*are
* directly observable. We have never observed live dinosaurs, either, but we know they existed - and quite a lot about how they worked - from the fossil record.

A growing minority of physicists, myself included, accept the ``many universes'' interpretation of quantum mechanics. We concluded that what we observe as a single particle is really one of countless similar entities in different universes, subtly affecting each other through a process called ``quantum interference.'' To us, no mystery exists in quantum computation, only wonder.

Quantum computing, according to this view, is possible because a quantum computer performs vast numbers of separate computations in different universes and then shares the results through quantum interference. The equations of quantum theory describe this phenomenon step by step. But because such information sharing is achievable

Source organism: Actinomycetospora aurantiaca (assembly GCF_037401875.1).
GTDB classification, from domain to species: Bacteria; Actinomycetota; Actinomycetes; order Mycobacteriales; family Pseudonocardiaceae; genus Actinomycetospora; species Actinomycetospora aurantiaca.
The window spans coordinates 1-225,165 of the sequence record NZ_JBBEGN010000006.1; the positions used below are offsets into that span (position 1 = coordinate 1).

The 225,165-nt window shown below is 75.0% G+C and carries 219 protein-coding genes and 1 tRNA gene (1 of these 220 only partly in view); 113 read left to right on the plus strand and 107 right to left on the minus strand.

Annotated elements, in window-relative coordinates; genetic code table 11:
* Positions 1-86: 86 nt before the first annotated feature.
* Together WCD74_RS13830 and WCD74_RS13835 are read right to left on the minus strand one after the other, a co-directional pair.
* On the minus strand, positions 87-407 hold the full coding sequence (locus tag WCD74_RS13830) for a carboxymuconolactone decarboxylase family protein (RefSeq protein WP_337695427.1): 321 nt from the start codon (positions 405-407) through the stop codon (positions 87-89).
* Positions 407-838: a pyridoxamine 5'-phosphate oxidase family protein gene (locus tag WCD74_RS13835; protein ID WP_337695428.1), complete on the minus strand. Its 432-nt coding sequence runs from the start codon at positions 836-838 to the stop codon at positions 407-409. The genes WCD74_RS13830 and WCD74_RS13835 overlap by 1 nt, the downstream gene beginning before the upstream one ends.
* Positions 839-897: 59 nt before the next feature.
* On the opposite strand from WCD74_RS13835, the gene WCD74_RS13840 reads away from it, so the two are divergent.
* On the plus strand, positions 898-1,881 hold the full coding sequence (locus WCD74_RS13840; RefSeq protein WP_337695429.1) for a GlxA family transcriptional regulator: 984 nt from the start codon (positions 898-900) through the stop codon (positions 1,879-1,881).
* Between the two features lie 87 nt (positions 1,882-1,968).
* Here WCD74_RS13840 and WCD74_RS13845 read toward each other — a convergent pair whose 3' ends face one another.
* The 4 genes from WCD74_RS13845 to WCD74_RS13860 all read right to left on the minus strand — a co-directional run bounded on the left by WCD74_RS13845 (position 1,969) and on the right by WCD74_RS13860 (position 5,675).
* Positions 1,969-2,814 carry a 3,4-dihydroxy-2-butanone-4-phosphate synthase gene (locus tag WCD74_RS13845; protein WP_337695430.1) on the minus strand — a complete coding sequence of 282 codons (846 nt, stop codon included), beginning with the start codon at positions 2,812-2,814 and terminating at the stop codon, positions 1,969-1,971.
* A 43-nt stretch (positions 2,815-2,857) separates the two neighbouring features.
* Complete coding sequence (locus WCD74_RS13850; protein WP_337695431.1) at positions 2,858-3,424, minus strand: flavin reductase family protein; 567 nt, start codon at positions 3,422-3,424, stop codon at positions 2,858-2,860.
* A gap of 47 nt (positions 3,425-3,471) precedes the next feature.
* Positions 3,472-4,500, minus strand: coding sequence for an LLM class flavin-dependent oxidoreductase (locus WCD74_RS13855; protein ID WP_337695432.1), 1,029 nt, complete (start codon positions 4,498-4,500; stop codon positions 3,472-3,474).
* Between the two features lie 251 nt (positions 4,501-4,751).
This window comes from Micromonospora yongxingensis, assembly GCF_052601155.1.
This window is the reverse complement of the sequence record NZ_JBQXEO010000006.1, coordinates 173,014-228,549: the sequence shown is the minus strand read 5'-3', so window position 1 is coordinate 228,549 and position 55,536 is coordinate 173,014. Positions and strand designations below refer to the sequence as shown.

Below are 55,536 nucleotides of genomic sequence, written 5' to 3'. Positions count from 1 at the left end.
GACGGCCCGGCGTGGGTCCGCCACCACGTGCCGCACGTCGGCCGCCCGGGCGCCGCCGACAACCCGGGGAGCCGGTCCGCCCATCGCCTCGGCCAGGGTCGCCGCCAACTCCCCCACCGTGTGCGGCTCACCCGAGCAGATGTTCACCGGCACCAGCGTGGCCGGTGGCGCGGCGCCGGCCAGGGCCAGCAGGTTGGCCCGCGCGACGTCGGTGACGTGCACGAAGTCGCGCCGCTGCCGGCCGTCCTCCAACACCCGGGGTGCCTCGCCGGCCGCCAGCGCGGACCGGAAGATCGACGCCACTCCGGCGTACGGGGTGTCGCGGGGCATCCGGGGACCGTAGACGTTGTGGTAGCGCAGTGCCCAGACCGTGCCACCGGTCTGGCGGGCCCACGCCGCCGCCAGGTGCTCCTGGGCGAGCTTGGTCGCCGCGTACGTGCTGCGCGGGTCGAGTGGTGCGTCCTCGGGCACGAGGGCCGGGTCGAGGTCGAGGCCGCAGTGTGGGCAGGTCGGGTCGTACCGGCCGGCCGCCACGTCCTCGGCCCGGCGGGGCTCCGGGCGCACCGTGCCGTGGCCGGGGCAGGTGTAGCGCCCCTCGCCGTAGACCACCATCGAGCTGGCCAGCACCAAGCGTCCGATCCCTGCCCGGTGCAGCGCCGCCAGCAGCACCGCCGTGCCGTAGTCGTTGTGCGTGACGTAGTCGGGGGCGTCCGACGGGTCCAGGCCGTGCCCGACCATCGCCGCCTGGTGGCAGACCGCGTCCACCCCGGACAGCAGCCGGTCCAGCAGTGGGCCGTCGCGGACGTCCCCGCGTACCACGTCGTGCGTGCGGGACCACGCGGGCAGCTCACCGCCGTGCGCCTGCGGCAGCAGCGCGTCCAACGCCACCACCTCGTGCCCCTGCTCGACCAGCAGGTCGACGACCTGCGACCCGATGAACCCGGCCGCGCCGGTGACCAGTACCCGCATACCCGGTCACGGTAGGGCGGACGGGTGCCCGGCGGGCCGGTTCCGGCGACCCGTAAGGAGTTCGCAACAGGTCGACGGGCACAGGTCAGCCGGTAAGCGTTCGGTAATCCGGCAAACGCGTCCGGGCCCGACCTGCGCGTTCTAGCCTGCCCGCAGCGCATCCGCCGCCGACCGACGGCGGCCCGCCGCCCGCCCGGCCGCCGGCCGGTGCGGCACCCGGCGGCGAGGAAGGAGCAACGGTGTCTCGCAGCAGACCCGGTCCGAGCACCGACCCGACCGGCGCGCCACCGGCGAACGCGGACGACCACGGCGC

*only
* through quantum interference, these same equations also drastically limit the types of task that quantum computation should be able to perform, or speed up. Direct communication between universes is, for example, ruled out.

In fact, only a handful of potentially useful quantum algorithms are known at present. Grover's algorithm is one. Other known quantum algorithms will easily be able to crack the most widely used secure cryptographic systems of today. Coincidentally, cryptographic systems which themselves use quantum computation are already commonplace in laboratories, heralding the development of communication that is both perfectly secure - even against quantum attack - and immune to future advances in mathematics or technology.